“werk4”? What does it mean?

Werk is a multifaceted German word; it can mean oeuvre, job, work, creation, act, but also – works, a job, a place where work is done, a plant or a factory.

A Werk is more than a mere completed job. A Werk comes alive through the skill of its creators. This skill encompasses not only the abilities of the creators, but also their attitude.

As a successful Werk grows, it frees up new resources and opportunities, expanding beyond its original concept.

Successful Werken – working together – is founded on useful and positive visions of the future. It is the product of the perfect combination of hands-on effort, confrontation and letting-go. It requires courage and restraint.

“4” as the symbol of time, or, “What do we really want?”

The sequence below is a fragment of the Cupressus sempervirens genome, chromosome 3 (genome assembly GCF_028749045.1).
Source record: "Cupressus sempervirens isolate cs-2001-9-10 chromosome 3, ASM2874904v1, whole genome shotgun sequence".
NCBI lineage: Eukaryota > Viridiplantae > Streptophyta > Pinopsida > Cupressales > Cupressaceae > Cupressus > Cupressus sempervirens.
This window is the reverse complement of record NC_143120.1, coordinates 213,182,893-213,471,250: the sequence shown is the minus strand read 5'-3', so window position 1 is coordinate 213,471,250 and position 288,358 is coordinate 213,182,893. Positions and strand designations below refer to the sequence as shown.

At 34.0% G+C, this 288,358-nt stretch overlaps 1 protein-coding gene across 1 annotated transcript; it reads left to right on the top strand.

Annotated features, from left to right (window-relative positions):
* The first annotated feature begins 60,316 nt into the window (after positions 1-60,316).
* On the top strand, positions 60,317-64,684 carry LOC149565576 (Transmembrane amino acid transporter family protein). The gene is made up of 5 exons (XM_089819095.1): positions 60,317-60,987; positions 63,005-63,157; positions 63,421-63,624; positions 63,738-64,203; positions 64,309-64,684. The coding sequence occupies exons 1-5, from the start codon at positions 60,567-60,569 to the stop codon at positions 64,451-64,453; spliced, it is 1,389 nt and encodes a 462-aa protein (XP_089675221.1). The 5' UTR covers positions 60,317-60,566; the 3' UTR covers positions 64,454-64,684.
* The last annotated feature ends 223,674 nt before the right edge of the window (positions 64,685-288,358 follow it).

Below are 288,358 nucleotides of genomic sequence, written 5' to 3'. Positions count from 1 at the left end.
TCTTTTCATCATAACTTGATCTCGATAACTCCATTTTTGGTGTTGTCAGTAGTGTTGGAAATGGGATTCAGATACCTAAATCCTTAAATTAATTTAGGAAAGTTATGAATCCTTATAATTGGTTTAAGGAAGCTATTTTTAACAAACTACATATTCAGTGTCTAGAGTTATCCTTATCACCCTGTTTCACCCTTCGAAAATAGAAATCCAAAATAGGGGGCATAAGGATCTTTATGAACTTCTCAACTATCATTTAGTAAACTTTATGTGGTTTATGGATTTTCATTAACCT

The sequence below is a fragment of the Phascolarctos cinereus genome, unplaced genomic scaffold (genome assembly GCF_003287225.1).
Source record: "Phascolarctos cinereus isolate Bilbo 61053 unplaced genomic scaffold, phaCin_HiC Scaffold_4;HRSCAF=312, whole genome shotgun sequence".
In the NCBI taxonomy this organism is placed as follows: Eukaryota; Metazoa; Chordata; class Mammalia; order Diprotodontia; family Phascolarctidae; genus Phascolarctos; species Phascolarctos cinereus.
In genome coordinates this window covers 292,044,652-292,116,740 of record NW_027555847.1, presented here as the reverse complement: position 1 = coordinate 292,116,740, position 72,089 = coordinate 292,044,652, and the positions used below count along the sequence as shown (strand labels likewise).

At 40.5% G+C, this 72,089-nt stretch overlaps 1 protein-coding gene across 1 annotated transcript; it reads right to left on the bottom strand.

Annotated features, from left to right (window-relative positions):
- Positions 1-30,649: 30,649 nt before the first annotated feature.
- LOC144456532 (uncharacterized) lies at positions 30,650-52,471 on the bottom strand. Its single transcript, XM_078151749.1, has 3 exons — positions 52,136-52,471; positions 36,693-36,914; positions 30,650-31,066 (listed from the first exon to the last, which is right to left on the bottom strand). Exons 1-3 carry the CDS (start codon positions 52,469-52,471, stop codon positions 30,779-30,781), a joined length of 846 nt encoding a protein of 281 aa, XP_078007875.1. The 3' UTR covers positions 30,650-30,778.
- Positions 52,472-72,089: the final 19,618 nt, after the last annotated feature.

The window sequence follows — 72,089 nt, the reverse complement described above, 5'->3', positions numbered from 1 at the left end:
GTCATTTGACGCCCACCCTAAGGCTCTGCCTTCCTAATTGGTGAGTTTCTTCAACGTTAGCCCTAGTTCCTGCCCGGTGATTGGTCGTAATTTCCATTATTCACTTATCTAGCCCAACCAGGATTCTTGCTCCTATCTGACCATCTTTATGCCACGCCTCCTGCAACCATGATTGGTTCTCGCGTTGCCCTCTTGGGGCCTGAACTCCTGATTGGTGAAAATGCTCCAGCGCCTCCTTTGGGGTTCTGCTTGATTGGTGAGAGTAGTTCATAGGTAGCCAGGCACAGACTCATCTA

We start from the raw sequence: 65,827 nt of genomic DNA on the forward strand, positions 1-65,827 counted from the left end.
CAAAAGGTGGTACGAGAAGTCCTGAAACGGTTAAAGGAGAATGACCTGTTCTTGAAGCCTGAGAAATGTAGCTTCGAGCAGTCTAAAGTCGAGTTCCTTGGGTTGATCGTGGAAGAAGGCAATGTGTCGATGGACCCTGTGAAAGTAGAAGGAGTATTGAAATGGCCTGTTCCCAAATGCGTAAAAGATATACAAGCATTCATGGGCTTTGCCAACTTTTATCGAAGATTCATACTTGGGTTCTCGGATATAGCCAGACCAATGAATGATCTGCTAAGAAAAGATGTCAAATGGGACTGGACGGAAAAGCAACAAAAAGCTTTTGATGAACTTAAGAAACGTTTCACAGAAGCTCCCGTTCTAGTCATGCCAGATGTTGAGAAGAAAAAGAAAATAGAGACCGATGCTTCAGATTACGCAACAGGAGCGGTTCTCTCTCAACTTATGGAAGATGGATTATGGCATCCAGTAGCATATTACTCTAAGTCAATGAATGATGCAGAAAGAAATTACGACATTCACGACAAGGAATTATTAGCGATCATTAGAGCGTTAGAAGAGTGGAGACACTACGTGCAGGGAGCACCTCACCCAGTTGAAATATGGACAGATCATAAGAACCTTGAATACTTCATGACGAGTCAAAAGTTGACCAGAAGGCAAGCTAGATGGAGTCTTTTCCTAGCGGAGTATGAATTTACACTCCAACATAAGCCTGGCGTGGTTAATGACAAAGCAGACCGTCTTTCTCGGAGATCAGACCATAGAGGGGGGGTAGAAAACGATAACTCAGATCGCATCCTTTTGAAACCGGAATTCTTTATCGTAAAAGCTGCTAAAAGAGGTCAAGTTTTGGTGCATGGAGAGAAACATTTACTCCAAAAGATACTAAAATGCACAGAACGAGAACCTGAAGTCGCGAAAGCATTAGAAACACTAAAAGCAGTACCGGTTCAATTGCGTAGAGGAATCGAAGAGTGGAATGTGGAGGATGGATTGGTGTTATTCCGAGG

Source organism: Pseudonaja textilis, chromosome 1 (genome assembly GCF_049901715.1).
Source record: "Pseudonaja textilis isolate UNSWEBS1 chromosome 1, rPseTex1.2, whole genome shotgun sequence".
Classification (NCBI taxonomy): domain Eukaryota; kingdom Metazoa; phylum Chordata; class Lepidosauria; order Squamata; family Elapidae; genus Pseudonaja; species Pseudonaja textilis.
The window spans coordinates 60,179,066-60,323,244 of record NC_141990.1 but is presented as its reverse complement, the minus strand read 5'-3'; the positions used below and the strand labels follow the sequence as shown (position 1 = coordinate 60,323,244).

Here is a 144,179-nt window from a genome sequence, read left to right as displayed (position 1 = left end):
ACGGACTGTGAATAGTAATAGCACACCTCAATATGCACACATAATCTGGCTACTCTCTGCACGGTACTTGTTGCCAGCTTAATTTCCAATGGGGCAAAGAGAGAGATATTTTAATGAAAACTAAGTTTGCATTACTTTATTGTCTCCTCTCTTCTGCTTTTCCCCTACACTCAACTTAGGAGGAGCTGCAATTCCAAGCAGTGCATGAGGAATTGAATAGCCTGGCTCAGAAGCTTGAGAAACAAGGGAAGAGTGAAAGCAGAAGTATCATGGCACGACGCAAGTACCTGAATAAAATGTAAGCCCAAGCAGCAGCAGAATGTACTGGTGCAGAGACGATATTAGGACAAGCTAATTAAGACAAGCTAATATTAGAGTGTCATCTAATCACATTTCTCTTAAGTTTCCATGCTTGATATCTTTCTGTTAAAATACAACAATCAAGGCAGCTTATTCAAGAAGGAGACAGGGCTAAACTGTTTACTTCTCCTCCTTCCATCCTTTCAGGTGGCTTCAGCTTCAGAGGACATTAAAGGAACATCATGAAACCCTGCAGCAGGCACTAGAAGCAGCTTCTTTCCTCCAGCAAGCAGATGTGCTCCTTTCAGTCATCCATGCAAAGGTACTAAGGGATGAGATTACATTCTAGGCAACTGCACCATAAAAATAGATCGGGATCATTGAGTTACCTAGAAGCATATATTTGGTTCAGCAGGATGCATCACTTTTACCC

Every Werk is embedded in time. It is one opportunity taken out of many others left on the wayside.

Change, they say, is the “only constant.” This perception of change, however, leads to a restless sense of time wasted. It promotes defense mechanisms ranging from aggressiveness and reactive self-centeredness to passivity and resignation.

Mindful transformation, moreover, reminds us of our responsibility to the time that we live in.

For what are we willing to give up our most precious resource, time? Collaborative development provides an answer to this question and explains why we are willing to put effort into a project.

Purposeful change – beyond that driven by reaction to internal or external factors – prompts us to examine our meaning and purpose. It gives us a sense of what we can afford to let go of without loss.


Cooperations

Tim Birdsall

Thomas Brössler

Andrea Emerich (Trigon)

Hans Glatz (Trigon)

Wolfgang Grilz (Trigon)

Michel Haas

Brigitte Hambauer (Brains & Games)

Manfred Höfler (ICG)

Doris Kaufmann

Günter Kradischnig (ICG)

Wolfgang Mayrhofer

Andreas Rath (Brains and Games)

Christa Schmid (Brains and Games)

Hans Spitzauer

Martin Steiner

Stefan Vieweg

Karl Volonte